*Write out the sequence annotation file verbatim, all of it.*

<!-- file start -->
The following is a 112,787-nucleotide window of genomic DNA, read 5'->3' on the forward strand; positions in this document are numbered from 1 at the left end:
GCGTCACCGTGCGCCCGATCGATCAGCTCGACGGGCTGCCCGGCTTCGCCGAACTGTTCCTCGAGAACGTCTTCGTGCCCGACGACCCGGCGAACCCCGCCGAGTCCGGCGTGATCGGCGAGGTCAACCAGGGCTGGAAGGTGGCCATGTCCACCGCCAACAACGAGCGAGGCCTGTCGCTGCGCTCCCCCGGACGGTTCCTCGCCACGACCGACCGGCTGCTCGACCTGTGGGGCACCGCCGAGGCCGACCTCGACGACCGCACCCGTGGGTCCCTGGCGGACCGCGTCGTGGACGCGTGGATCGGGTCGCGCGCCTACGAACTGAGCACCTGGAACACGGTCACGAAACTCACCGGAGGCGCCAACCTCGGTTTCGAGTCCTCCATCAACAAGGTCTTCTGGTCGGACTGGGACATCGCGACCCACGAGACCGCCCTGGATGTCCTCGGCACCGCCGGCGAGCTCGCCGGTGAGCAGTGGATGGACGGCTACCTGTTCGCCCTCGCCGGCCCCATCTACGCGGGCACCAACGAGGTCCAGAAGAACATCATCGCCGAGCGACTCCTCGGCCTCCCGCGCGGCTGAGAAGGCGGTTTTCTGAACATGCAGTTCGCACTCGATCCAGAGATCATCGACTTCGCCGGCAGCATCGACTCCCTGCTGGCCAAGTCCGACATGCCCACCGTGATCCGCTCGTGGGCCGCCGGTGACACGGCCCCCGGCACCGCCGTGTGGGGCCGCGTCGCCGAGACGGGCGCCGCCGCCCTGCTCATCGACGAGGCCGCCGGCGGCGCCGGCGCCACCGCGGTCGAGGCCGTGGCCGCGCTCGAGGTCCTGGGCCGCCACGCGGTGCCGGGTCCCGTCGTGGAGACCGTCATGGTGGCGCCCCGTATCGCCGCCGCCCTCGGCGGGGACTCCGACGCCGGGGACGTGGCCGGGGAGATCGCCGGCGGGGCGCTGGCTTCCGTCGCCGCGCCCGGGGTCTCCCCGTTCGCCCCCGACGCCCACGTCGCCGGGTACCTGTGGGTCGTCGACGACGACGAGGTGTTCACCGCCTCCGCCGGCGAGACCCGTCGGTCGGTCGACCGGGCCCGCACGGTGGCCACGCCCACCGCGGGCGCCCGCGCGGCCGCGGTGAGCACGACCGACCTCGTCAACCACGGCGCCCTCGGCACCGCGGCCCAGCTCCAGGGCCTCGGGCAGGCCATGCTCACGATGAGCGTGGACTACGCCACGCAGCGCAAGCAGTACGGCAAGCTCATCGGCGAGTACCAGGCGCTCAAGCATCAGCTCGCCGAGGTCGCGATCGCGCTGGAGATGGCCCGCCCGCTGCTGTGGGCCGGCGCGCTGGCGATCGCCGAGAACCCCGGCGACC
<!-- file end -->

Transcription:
The following is a 112,787-nucleotide window of genomic DNA, read 5'->3' on the forward strand; positions in this document are numbered from 1 at the left end:
GCGTCACCGTGCGCCCGATCGATCAGCTCGACGGGCTGCCCGGCTTCGCCGAACTGTTCCTCGAGAACGTCTTCGTGCCCGACGACCCGGCGAACCCCGCCGAGTCCGGCGTGATCGGCGAGGTCAACCAGGGCTGGAAGGTGGCCATGTCCACCGCCAACAACGAGCGAGGCCTGTCGCTGCGCTCCCCCGGACGGTTCCTCGCCACGACCGACCGGCTGCTCGACCTGTGGGGCACCGCCGAGGCCGACCTCGACGACCGCACCCGTGGGTCCCTGGCGGACCGCGTCGTGGACGCGTGGATCGGGTCGCGCGCCTACGAACTGAGCACCTGGAACACGGTCACGAAACTCACCGGAGGCGCCAACCTCGGTTTCGAGTCCTCCATCAACAAGGTCTTCTGGTCGGACTGGGACATCGCGACCCACGAGACCGCCCTGGATGTCCTCGGCACCGCCGGCGAGCTCGCCGGTGAGCAGTGGATGGACGGCTACCTGTTCGCCCTCGCCGGCCCCATCTACGCGGGCACCAACGAGGTCCAGAAGAACATCATCGCCGAGCGACTCCTCGGCCTCCCGCGCGGCTGAGAAGGCGGTTTTCTGAACATGCAGTTCGCACTCGATCCAGAGATCATCGACTTCGCCGGCAGCATCGACTCCCTGCTGGCCAAGTCCGACATGCCCACCGTGATCCGCTCGTGGGCCGCCGGTGACACGGCCCCCGGCACCGCCGTGTGGGGCCGCGTCGCCGAGACGGGCGCCGCCGCCCTGCTCATCGACGAGGCCGCCGGCGGCGCCGGCGCCACCGCGGTCGAGGCCGTGGCCGCGCTCGAGGTCCTGGGCCGCCACGCGGTGCCGGGTCCCGTCGTGGAGACCGTCATGGTGGCGCCCCGTATCGCCGCCGCCCTCGGCGGGGACTCCGACGCCGGGGACGTGGCCGGGGAGATCGCCGGCGGGGCGCTGGCTTCCGTCGCCGCGCCCGGGGTCTCCCCGTTCGCCCCCGACGCCCACGTCGCCGGGTACCTGTGGGTCGTCGACGACGACGAGGTGTTCACCGCCTCCGCCGGCGAGACCCGTCGGTCGGTCGACCGGGCCCGCACGGTGGCCACGCCCACCGCGGGCGCCCGCGCGGCCGCGGTGAGCACGACCGACCTCGTCAACCACGGCGCCCTCGGCACCGCGGCCCAGCTCCAGGGCCTCGGGCAGGCCATGCTCACGATGAGCGTGGACTACGCCACGCAGCGCAAGCAGTACGGCAAGCTCATCGGCGAGTACCAGGCGCTCAAGCATCAGCTCGCCGAGGTCGCGATCGCGCTGGAGATGGCCCGCCCGCTGCTGTGGGCCGGCGCGCTGGCGATCGCCGAGAACCCCGGCGACC